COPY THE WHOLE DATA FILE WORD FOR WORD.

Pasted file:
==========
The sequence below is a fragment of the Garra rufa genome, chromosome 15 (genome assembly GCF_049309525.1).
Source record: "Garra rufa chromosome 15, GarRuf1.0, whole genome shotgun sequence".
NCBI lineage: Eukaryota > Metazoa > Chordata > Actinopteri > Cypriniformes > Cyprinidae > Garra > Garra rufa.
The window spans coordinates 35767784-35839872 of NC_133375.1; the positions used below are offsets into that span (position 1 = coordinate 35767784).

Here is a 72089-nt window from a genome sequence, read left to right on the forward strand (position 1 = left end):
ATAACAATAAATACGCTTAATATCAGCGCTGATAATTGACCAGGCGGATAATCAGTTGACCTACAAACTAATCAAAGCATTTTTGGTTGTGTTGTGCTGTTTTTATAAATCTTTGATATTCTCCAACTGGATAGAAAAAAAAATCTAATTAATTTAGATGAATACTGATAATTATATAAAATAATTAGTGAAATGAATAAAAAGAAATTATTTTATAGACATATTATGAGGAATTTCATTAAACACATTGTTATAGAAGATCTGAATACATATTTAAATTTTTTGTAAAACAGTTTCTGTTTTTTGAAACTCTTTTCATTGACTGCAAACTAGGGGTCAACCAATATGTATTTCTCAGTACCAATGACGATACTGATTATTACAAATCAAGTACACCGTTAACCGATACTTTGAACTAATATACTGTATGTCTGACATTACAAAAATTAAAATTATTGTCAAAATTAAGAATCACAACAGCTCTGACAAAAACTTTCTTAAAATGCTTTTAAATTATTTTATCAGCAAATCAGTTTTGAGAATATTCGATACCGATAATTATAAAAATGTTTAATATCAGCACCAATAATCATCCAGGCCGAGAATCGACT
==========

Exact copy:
The sequence below is a fragment of the Garra rufa genome, chromosome 15 (genome assembly GCF_049309525.1).
Source record: "Garra rufa chromosome 15, GarRuf1.0, whole genome shotgun sequence".
NCBI lineage: Eukaryota > Metazoa > Chordata > Actinopteri > Cypriniformes > Cyprinidae > Garra > Garra rufa.
The window spans coordinates 35767784-35839872 of NC_133375.1; the positions used below are offsets into that span (position 1 = coordinate 35767784).

Here is a 72089-nt window from a genome sequence, read left to right on the forward strand (position 1 = left end):
ATAACAATAAATACGCTTAATATCAGCGCTGATAATTGACCAGGCGGATAATCAGTTGACCTACAAACTAATCAAAGCATTTTTGGTTGTGTTGTGCTGTTTTTATAAATCTTTGATATTCTCCAACTGGATAGAAAAAAAAATCTAATTAATTTAGATGAATACTGATAATTATATAAAATAATTAGTGAAATGAATAAAAAGAAATTATTTTATAGACATATTATGAGGAATTTCATTAAACACATTGTTATAGAAGATCTGAATACATATTTAAATTTTTTGTAAAACAGTTTCTGTTTTTTGAAACTCTTTTCATTGACTGCAAACTAGGGGTCAACCAATATGTATTTCTCAGTACCAATGACGATACTGATTATTACAAATCAAGTACACCGTTAACCGATACTTTGAACTAATATACTGTATGTCTGACATTACAAAAATTAAAATTATTGTCAAAATTAAGAATCACAACAGCTCTGACAAAAACTTTCTTAAAATGCTTTTAAATTATTTTATCAGCAAATCAGTTTTGAGAATATTCGATACCGATAATTATAAAAATGTTTAATATCAGCACCAATAATCATCCAGGCCGAGAATCGACT